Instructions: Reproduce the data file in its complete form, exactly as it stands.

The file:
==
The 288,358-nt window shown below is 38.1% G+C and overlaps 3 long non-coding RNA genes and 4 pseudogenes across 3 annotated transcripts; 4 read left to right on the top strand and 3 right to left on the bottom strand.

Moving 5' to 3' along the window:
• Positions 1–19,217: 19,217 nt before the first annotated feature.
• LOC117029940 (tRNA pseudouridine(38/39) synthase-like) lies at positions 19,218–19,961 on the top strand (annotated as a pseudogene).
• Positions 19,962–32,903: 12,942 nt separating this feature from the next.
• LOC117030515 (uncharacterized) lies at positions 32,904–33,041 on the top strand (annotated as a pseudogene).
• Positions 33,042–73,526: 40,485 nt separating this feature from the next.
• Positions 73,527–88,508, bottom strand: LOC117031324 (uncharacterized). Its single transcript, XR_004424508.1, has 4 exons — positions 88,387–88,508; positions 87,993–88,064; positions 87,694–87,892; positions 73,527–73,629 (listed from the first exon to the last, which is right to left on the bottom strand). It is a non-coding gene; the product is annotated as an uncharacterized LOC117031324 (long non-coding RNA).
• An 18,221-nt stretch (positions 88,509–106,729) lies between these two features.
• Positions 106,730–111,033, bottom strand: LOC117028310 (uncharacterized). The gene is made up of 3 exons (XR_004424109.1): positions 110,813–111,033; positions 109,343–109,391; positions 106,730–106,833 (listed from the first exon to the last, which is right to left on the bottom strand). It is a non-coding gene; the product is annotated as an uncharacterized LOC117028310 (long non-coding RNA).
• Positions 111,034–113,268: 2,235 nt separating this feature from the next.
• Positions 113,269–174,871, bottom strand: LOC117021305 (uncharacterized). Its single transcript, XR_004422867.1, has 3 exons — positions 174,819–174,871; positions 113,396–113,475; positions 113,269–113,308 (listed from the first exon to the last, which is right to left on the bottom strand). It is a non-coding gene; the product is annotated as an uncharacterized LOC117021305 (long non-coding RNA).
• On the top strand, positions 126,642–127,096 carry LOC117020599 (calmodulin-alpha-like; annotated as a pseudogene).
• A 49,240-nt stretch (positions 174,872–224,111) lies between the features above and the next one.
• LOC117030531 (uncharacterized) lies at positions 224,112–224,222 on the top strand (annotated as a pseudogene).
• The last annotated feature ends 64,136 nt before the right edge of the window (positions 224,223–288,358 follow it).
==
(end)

The 288,358-nt window shown below is 38.1% G+C and overlaps 3 long non-coding RNA genes and 4 pseudogenes across 3 annotated transcripts; 4 read left to right on the top strand and 3 right to left on the bottom strand.

Moving 5' to 3' along the window:
• Positions 1–19,217: 19,217 nt before the first annotated feature.
• LOC117029940 (tRNA pseudouridine(38/39) synthase-like) lies at positions 19,218–19,961 on the top strand (annotated as a pseudogene).
• Positions 19,962–32,903: 12,942 nt separating this feature from the next.
• LOC117030515 (uncharacterized) lies at positions 32,904–33,041 on the top strand (annotated as a pseudogene).
• Positions 33,042–73,526: 40,485 nt separating this feature from the next.
• Positions 73,527–88,508, bottom strand: LOC117031324 (uncharacterized). Its single transcript, XR_004424508.1, has 4 exons — positions 88,387–88,508; positions 87,993–88,064; positions 87,694–87,892; positions 73,527–73,629 (listed from the first exon to the last, which is right to left on the bottom strand). It is a non-coding gene; the product is annotated as an uncharacterized LOC117031324 (long non-coding RNA).
• An 18,221-nt stretch (positions 88,509–106,729) lies between these two features.
• Positions 106,730–111,033, bottom strand: LOC117028310 (uncharacterized). The gene is made up of 3 exons (XR_004424109.1): positions 110,813–111,033; positions 109,343–109,391; positions 106,730–106,833 (listed from the first exon to the last, which is right to left on the bottom strand). It is a non-coding gene; the product is annotated as an uncharacterized LOC117028310 (long non-coding RNA).
• Positions 111,034–113,268: 2,235 nt separating this feature from the next.
• Positions 113,269–174,871, bottom strand: LOC117021305 (uncharacterized). Its single transcript, XR_004422867.1, has 3 exons — positions 174,819–174,871; positions 113,396–113,475; positions 113,269–113,308 (listed from the first exon to the last, which is right to left on the bottom strand). It is a non-coding gene; the product is annotated as an uncharacterized LOC117021305 (long non-coding RNA).
• On the top strand, positions 126,642–127,096 carry LOC117020599 (calmodulin-alpha-like; annotated as a pseudogene).
• A 49,240-nt stretch (positions 174,872–224,111) lies between the features above and the next one.
• LOC117030531 (uncharacterized) lies at positions 224,112–224,222 on the top strand (annotated as a pseudogene).
• The last annotated feature ends 64,136 nt before the right edge of the window (positions 224,223–288,358 follow it).